UPDATE: Malpractice Defense in the time of COVID-19 Webinar
on Friday, May 8, 2020
Update: Use of PPE in Oregon is no longer restricted to diagnosis and treatment of COVID-19
This is a good example of why it is so important to monitor what your state’s authorities direct. Information and guidance changes rapidly.
Oregon Restriction Removal
Governor Brown issued Executive Order No 20-22 effective May 1, 2020 allowing measured resumption of non-urgent health care procedures using personal protective equipment, and continuing restrictions on visitation in response to coronavirus (COVID-19) outbreaks. It stated:
“Oregon is at the point where it is possible to gradually resume elective and non-urgent procedures, as long as those procedures are performed in compliance with Oregon Health Authority guidance, which will ensure COVID-19 safety and preparedness by maintaining hospital capacity and adequate supply of PPE.
On or after May 1, 2020, elective and non-urgent procedures across all care settings that utilize PPE are allowed, but only to the extent they comply with guidance or administrative rules issued by the Oregon Health Authority.”
The Oregon Health Authority issued Guidance on Resumption of Non-Emergent and Elective Procedures in Medical and Dental Offices, and other Health Care Settings. In order for an office to provide non-urgent or elective procedures that require PPE, the medical office must comply with these very strict Guidance published by OHA.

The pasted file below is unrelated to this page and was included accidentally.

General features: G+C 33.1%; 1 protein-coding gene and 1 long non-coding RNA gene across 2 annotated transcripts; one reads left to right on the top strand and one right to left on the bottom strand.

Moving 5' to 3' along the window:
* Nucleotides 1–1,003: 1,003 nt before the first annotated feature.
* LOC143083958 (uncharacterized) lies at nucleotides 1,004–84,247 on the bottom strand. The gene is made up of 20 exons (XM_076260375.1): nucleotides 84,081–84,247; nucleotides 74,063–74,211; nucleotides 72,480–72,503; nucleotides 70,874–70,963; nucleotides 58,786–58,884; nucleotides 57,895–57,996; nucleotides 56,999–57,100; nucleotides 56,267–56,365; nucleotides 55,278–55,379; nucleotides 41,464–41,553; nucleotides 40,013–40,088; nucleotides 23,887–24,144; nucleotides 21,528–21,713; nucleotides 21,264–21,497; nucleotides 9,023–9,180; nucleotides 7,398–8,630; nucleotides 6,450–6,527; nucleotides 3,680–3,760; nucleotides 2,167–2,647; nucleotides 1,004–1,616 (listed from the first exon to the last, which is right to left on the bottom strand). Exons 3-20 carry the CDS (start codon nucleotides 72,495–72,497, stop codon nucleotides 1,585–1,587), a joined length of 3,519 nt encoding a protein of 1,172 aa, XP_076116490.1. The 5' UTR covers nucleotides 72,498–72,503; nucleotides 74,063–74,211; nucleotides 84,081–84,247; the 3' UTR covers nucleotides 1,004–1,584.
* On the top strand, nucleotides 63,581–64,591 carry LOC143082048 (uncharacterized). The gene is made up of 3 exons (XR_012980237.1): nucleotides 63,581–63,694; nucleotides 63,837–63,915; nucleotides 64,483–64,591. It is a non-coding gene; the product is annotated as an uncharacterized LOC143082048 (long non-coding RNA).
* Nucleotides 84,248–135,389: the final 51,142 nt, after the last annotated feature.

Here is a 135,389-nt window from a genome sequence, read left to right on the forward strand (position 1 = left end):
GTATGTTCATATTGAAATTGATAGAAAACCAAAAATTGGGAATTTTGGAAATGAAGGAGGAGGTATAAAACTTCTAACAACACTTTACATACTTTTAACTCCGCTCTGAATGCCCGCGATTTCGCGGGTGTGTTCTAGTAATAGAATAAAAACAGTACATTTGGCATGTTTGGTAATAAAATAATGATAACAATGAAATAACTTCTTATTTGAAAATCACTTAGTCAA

Oregon Chiropractors: Board's COVID-19 Update (5/7/2020)
If the procedure does not require PPE, you can continue offering it without PPE but must still meet all the other published guidelines. However, several state associations are now recommending the use of PPE in the form of surgical masks especially for care which can only be performed in close contact with patients (such as acupuncture, physical evaluation, or chiropractic). It is also recommended the patient wear cloth or other available masks during visit. All other guidelines regarding screening, social distancing, sterilization and disinfecting, and documentation remain in effect until otherwise changed by the governor or OHA.
MAY 5, 2020
Malpractice Defense in the time of COVID-19